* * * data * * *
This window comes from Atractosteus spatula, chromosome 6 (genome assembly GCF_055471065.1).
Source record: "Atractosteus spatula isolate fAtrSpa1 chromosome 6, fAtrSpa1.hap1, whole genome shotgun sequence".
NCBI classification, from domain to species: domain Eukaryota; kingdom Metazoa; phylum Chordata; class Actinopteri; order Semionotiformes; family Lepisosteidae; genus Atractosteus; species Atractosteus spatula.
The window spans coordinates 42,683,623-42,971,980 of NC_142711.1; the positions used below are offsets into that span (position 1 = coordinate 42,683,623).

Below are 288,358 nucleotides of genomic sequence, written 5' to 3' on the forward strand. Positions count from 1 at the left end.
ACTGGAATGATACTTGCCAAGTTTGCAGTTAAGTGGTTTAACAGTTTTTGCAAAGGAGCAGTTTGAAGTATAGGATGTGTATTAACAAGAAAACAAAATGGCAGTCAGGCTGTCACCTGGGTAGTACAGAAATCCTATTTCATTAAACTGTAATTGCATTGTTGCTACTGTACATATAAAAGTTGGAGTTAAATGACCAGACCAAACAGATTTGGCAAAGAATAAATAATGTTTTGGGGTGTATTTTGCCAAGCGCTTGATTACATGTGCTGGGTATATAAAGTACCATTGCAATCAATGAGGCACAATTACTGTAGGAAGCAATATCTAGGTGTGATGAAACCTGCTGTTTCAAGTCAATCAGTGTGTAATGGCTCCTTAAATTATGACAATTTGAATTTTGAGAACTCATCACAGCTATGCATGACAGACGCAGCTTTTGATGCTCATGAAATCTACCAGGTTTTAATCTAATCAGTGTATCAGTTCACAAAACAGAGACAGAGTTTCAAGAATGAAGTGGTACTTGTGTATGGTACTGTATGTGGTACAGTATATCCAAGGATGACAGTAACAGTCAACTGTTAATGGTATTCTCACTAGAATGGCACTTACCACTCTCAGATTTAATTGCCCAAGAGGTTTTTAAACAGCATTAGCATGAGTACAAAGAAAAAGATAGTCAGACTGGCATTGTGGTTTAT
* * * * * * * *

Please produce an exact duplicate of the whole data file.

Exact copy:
This window comes from Atractosteus spatula, chromosome 6 (genome assembly GCF_055471065.1).
Source record: "Atractosteus spatula isolate fAtrSpa1 chromosome 6, fAtrSpa1.hap1, whole genome shotgun sequence".
NCBI classification, from domain to species: domain Eukaryota; kingdom Metazoa; phylum Chordata; class Actinopteri; order Semionotiformes; family Lepisosteidae; genus Atractosteus; species Atractosteus spatula.
The window spans coordinates 42,683,623-42,971,980 of NC_142711.1; the positions used below are offsets into that span (position 1 = coordinate 42,683,623).

Below are 288,358 nucleotides of genomic sequence, written 5' to 3' on the forward strand. Positions count from 1 at the left end.
ACTGGAATGATACTTGCCAAGTTTGCAGTTAAGTGGTTTAACAGTTTTTGCAAAGGAGCAGTTTGAAGTATAGGATGTGTATTAACAAGAAAACAAAATGGCAGTCAGGCTGTCACCTGGGTAGTACAGAAATCCTATTTCATTAAACTGTAATTGCATTGTTGCTACTGTACATATAAAAGTTGGAGTTAAATGACCAGACCAAACAGATTTGGCAAAGAATAAATAATGTTTTGGGGTGTATTTTGCCAAGCGCTTGATTACATGTGCTGGGTATATAAAGTACCATTGCAATCAATGAGGCACAATTACTGTAGGAAGCAATATCTAGGTGTGATGAAACCTGCTGTTTCAAGTCAATCAGTGTGTAATGGCTCCTTAAATTATGACAATTTGAATTTTGAGAACTCATCACAGCTATGCATGACAGACGCAGCTTTTGATGCTCATGAAATCTACCAGGTTTTAATCTAATCAGTGTATCAGTTCACAAAACAGAGACAGAGTTTCAAGAATGAAGTGGTACTTGTGTATGGTACTGTATGTGGTACAGTATATCCAAGGATGACAGTAACAGTCAACTGTTAATGGTATTCTCACTAGAATGGCACTTACCACTCTCAGATTTAATTGCCCAAGAGGTTTTTAAACAGCATTAGCATGAGTACAAAGAAAAAGATAGTCAGACTGGCATTGTGGTTTAT